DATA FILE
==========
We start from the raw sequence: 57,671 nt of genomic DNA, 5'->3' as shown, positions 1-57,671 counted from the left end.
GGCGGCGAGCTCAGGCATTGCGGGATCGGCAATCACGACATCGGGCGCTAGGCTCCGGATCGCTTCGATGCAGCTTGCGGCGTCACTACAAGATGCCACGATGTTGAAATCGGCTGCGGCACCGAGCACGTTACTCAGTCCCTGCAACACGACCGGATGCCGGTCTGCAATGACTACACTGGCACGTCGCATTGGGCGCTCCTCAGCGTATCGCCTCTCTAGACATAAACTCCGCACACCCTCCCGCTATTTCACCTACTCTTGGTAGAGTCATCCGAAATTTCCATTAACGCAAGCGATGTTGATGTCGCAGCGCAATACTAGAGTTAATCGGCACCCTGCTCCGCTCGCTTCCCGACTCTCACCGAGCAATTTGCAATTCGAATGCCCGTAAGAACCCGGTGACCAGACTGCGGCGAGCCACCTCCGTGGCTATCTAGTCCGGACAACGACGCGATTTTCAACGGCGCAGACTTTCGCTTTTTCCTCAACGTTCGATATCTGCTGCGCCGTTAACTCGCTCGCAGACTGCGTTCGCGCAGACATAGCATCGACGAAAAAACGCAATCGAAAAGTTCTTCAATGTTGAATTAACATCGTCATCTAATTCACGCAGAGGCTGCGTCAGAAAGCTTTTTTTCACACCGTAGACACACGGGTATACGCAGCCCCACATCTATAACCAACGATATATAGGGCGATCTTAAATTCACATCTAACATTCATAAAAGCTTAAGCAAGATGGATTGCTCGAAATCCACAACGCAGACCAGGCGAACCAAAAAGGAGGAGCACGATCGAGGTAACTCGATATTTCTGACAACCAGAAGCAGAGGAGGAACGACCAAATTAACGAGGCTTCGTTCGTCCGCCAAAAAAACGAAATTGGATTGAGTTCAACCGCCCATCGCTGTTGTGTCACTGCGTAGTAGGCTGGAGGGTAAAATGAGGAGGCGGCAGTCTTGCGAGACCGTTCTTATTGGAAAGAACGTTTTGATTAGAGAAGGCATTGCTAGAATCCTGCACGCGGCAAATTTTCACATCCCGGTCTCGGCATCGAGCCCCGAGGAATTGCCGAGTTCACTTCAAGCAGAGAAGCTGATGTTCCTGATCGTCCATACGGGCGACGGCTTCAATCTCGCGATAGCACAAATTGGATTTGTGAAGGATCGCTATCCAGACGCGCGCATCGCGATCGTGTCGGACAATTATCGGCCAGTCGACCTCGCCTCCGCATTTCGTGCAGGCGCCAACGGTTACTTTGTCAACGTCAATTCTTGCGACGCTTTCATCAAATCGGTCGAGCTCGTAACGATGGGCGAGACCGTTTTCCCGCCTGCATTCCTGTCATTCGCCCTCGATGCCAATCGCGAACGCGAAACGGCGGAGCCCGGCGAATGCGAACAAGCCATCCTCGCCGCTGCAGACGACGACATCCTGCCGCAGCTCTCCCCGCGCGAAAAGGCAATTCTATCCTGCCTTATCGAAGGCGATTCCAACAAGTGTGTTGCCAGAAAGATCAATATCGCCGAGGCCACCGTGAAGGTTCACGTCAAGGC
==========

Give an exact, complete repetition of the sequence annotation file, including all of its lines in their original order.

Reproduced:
We start from the raw sequence: 57,671 nt of genomic DNA, 5'->3' as shown, positions 1-57,671 counted from the left end.
GGCGGCGAGCTCAGGCATTGCGGGATCGGCAATCACGACATCGGGCGCTAGGCTCCGGATCGCTTCGATGCAGCTTGCGGCGTCACTACAAGATGCCACGATGTTGAAATCGGCTGCGGCACCGAGCACGTTACTCAGTCCCTGCAACACGACCGGATGCCGGTCTGCAATGACTACACTGGCACGTCGCATTGGGCGCTCCTCAGCGTATCGCCTCTCTAGACATAAACTCCGCACACCCTCCCGCTATTTCACCTACTCTTGGTAGAGTCATCCGAAATTTCCATTAACGCAAGCGATGTTGATGTCGCAGCGCAATACTAGAGTTAATCGGCACCCTGCTCCGCTCGCTTCCCGACTCTCACCGAGCAATTTGCAATTCGAATGCCCGTAAGAACCCGGTGACCAGACTGCGGCGAGCCACCTCCGTGGCTATCTAGTCCGGACAACGACGCGATTTTCAACGGCGCAGACTTTCGCTTTTTCCTCAACGTTCGATATCTGCTGCGCCGTTAACTCGCTCGCAGACTGCGTTCGCGCAGACATAGCATCGACGAAAAAACGCAATCGAAAAGTTCTTCAATGTTGAATTAACATCGTCATCTAATTCACGCAGAGGCTGCGTCAGAAAGCTTTTTTTCACACCGTAGACACACGGGTATACGCAGCCCCACATCTATAACCAACGATATATAGGGCGATCTTAAATTCACATCTAACATTCATAAAAGCTTAAGCAAGATGGATTGCTCGAAATCCACAACGCAGACCAGGCGAACCAAAAAGGAGGAGCACGATCGAGGTAACTCGATATTTCTGACAACCAGAAGCAGAGGAGGAACGACCAAATTAACGAGGCTTCGTTCGTCCGCCAAAAAAACGAAATTGGATTGAGTTCAACCGCCCATCGCTGTTGTGTCACTGCGTAGTAGGCTGGAGGGTAAAATGAGGAGGCGGCAGTCTTGCGAGACCGTTCTTATTGGAAAGAACGTTTTGATTAGAGAAGGCATTGCTAGAATCCTGCACGCGGCAAATTTTCACATCCCGGTCTCGGCATCGAGCCCCGAGGAATTGCCGAGTTCACTTCAAGCAGAGAAGCTGATGTTCCTGATCGTCCATACGGGCGACGGCTTCAATCTCGCGATAGCACAAATTGGATTTGTGAAGGATCGCTATCCAGACGCGCGCATCGCGATCGTGTCGGACAATTATCGGCCAGTCGACCTCGCCTCCGCATTTCGTGCAGGCGCCAACGGTTACTTTGTCAACGTCAATTCTTGCGACGCTTTCATCAAATCGGTCGAGCTCGTAACGATGGGCGAGACCGTTTTCCCGCCTGCATTCCTGTCATTCGCCCTCGATGCCAATCGCGAACGCGAAACGGCGGAGCCCGGCGAATGCGAACAAGCCATCCTCGCCGCTGCAGACGACGACATCCTGCCGCAGCTCTCCCCGCGCGAAAAGGCAATTCTATCCTGCCTTATCGAAGGCGATTCCAACAAGTGTGTTGCCAGAAAGATCAATATCGCCGAGGCCACCGTGAAGGTTCACGTCAAGGC